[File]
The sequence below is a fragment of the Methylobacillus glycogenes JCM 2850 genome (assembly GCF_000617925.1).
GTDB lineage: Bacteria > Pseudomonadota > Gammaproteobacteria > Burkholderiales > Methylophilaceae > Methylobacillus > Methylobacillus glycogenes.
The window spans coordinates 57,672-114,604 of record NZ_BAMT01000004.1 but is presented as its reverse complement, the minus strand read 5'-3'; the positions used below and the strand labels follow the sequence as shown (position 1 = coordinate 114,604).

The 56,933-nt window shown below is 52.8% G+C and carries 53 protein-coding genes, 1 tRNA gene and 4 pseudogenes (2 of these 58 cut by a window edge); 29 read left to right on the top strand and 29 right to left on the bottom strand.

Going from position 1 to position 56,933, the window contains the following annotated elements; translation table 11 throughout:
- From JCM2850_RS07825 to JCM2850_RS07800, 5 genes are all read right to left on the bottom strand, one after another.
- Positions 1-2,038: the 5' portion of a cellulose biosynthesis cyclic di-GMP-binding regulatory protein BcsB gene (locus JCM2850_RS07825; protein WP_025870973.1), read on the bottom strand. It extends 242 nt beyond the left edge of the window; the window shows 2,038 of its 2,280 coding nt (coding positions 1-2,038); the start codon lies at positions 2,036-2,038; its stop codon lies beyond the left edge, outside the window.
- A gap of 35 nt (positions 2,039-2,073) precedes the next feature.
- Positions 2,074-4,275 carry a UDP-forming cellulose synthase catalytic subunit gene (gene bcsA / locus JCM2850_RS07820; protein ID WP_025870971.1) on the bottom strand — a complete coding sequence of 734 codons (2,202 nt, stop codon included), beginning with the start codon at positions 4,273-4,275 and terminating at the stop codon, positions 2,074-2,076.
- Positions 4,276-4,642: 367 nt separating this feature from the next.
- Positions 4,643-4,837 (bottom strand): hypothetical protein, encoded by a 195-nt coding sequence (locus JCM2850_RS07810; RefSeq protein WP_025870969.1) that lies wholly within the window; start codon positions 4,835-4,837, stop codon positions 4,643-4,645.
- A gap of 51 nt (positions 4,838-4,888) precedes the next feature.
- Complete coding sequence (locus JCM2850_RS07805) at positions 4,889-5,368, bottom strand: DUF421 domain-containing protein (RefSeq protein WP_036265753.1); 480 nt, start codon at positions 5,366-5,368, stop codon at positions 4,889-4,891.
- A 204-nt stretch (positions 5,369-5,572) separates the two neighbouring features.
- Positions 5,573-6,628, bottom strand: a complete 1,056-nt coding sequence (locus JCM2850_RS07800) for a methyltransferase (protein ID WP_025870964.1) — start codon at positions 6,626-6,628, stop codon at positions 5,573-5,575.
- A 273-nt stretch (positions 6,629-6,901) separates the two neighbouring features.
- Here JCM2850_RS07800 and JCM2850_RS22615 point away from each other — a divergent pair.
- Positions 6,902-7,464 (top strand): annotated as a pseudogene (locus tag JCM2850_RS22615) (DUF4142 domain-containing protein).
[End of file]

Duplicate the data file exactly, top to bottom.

The sequence below is a fragment of the Methylobacillus glycogenes JCM 2850 genome (assembly GCF_000617925.1).
GTDB lineage: Bacteria > Pseudomonadota > Gammaproteobacteria > Burkholderiales > Methylophilaceae > Methylobacillus > Methylobacillus glycogenes.
The window spans coordinates 57,672-114,604 of record NZ_BAMT01000004.1 but is presented as its reverse complement, the minus strand read 5'-3'; the positions used below and the strand labels follow the sequence as shown (position 1 = coordinate 114,604).

The 56,933-nt window shown below is 52.8% G+C and carries 53 protein-coding genes, 1 tRNA gene and 4 pseudogenes (2 of these 58 cut by a window edge); 29 read left to right on the top strand and 29 right to left on the bottom strand.

Going from position 1 to position 56,933, the window contains the following annotated elements; translation table 11 throughout:
- From JCM2850_RS07825 to JCM2850_RS07800, 5 genes are all read right to left on the bottom strand, one after another.
- Positions 1-2,038: the 5' portion of a cellulose biosynthesis cyclic di-GMP-binding regulatory protein BcsB gene (locus JCM2850_RS07825; protein WP_025870973.1), read on the bottom strand. It extends 242 nt beyond the left edge of the window; the window shows 2,038 of its 2,280 coding nt (coding positions 1-2,038); the start codon lies at positions 2,036-2,038; its stop codon lies beyond the left edge, outside the window.
- A gap of 35 nt (positions 2,039-2,073) precedes the next feature.
- Positions 2,074-4,275 carry a UDP-forming cellulose synthase catalytic subunit gene (gene bcsA / locus JCM2850_RS07820; protein ID WP_025870971.1) on the bottom strand — a complete coding sequence of 734 codons (2,202 nt, stop codon included), beginning with the start codon at positions 4,273-4,275 and terminating at the stop codon, positions 2,074-2,076.
- Positions 4,276-4,642: 367 nt separating this feature from the next.
- Positions 4,643-4,837 (bottom strand): hypothetical protein, encoded by a 195-nt coding sequence (locus JCM2850_RS07810; RefSeq protein WP_025870969.1) that lies wholly within the window; start codon positions 4,835-4,837, stop codon positions 4,643-4,645.
- A gap of 51 nt (positions 4,838-4,888) precedes the next feature.
- Complete coding sequence (locus JCM2850_RS07805) at positions 4,889-5,368, bottom strand: DUF421 domain-containing protein (RefSeq protein WP_036265753.1); 480 nt, start codon at positions 5,366-5,368, stop codon at positions 4,889-4,891.
- A 204-nt stretch (positions 5,369-5,572) separates the two neighbouring features.
- Positions 5,573-6,628, bottom strand: a complete 1,056-nt coding sequence (locus JCM2850_RS07800) for a methyltransferase (protein ID WP_025870964.1) — start codon at positions 6,626-6,628, stop codon at positions 5,573-5,575.
- A 273-nt stretch (positions 6,629-6,901) separates the two neighbouring features.
- Here JCM2850_RS07800 and JCM2850_RS22615 point away from each other — a divergent pair.
- Positions 6,902-7,464 (top strand): annotated as a pseudogene (locus tag JCM2850_RS22615) (DUF4142 domain-containing protein).